Theory suggests that the evolution of dispersal is balanced by its fitness costs and benefits, yet empirical evidence is sparse due to the difficulties of measuring dispersal and fitness in natural populations. Here, we use spatially-explicit data from a multi-generational capture-mark-recapture study of two populations of Trinidadian guppies (Poecilia reticulata) along with pedigrees to test whether there are fitness benefits correlated with dispersal. Combining these ecological and molecular datasets allows us to directly measure the...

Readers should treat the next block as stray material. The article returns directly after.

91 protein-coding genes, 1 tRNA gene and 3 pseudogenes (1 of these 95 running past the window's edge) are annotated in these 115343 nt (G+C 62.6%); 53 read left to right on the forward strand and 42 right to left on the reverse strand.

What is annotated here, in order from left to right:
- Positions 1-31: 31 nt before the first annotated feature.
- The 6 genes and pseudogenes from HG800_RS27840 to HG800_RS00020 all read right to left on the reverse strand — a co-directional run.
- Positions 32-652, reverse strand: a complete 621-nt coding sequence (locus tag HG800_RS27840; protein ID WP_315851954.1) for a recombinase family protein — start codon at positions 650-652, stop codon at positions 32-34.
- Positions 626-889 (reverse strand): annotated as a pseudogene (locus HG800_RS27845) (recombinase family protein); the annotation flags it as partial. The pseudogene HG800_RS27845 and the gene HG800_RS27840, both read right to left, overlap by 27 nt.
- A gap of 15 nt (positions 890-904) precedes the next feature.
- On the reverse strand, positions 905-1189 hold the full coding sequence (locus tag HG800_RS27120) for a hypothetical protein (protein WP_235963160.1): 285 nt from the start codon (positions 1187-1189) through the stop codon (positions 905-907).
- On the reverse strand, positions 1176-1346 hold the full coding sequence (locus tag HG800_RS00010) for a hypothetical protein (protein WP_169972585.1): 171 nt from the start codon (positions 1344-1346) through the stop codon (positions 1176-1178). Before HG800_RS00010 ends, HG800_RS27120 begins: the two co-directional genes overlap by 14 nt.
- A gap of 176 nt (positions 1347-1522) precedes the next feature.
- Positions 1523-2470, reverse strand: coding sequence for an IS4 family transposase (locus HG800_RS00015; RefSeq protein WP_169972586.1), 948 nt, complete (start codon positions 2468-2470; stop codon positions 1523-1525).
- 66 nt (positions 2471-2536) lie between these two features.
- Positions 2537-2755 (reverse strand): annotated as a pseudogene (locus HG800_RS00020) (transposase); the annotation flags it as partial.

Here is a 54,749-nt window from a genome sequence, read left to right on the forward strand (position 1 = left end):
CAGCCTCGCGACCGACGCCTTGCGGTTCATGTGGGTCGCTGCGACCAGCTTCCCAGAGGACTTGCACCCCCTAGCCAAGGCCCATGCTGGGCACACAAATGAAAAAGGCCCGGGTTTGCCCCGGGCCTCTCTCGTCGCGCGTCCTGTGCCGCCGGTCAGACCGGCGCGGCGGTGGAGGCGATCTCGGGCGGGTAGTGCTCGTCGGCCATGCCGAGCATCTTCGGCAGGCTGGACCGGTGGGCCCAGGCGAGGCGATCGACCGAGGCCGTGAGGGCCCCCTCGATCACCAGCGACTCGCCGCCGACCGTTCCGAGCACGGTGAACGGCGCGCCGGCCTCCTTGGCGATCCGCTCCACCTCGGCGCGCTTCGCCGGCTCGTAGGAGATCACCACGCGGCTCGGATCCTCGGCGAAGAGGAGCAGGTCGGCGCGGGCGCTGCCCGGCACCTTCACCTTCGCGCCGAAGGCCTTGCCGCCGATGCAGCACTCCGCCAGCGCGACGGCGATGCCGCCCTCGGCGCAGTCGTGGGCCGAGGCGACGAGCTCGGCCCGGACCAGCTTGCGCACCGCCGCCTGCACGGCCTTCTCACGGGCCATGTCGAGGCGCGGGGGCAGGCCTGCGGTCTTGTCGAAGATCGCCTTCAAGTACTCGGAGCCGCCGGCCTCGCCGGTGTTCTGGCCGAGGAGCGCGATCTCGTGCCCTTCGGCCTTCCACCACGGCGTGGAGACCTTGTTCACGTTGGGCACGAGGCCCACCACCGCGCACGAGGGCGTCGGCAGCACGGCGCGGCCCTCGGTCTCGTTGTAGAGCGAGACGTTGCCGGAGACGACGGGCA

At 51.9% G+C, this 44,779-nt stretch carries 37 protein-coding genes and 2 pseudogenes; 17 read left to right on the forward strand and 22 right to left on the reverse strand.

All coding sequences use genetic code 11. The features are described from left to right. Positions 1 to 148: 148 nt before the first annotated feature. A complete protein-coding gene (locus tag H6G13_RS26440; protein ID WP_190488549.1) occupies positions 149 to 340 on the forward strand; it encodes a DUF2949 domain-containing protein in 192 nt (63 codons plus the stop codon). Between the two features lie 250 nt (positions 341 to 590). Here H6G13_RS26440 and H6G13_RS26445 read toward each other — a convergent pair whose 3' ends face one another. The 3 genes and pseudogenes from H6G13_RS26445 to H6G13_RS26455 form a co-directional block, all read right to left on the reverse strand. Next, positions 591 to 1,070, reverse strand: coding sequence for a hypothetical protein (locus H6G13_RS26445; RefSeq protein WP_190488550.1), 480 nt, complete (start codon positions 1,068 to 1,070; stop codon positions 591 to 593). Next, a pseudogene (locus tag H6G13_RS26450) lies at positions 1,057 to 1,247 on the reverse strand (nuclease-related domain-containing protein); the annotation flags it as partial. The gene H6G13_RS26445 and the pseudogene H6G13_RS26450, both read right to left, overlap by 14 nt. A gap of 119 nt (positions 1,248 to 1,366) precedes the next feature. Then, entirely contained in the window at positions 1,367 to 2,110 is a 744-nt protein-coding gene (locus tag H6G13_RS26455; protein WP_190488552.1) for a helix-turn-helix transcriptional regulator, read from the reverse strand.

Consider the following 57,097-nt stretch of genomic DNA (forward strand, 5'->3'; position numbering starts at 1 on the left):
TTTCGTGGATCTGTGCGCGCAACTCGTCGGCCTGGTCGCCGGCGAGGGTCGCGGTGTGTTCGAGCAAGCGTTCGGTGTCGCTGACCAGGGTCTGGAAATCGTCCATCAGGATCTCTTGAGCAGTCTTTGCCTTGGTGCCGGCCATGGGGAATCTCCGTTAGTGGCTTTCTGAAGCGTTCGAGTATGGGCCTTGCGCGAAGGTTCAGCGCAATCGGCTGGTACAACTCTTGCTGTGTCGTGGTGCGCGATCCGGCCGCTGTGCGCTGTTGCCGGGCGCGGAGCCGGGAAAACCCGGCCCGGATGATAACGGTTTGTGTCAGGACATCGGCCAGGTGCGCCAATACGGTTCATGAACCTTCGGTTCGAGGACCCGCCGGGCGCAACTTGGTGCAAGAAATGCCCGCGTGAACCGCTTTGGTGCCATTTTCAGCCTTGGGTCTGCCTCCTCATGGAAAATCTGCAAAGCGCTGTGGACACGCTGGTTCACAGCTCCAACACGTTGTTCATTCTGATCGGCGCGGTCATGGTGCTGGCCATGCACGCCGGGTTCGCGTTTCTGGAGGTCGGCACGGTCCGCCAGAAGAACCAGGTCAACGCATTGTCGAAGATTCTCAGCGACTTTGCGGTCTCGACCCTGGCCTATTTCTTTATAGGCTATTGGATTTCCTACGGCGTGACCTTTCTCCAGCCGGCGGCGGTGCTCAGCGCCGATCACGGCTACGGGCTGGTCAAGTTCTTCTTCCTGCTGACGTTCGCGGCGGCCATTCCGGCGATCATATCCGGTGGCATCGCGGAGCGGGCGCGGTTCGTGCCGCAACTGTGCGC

Data from: Applicability of artificial neural networks to integrate socio-technical drivers of buildings recovery following extreme wind events

Stephanie Pilkington & Hussam Mahmoud
The data provided and the associated MATLAB code were used to build an Artificial Neural Network Model to capture the reconstruction (recovery) of various buildings subjected to tornado events in the State of Missouri. The ANN model utilizes relevant tornado, societal demographic, and structural data to determine a building’s resulting damage state from an extreme wind event and the subsequent recovery time. Abstract for the publication is as follows: In a companion article, previously published...

Elephant agricultural use metrics in Mara-Serengeti ecosystem

Nathan Hahn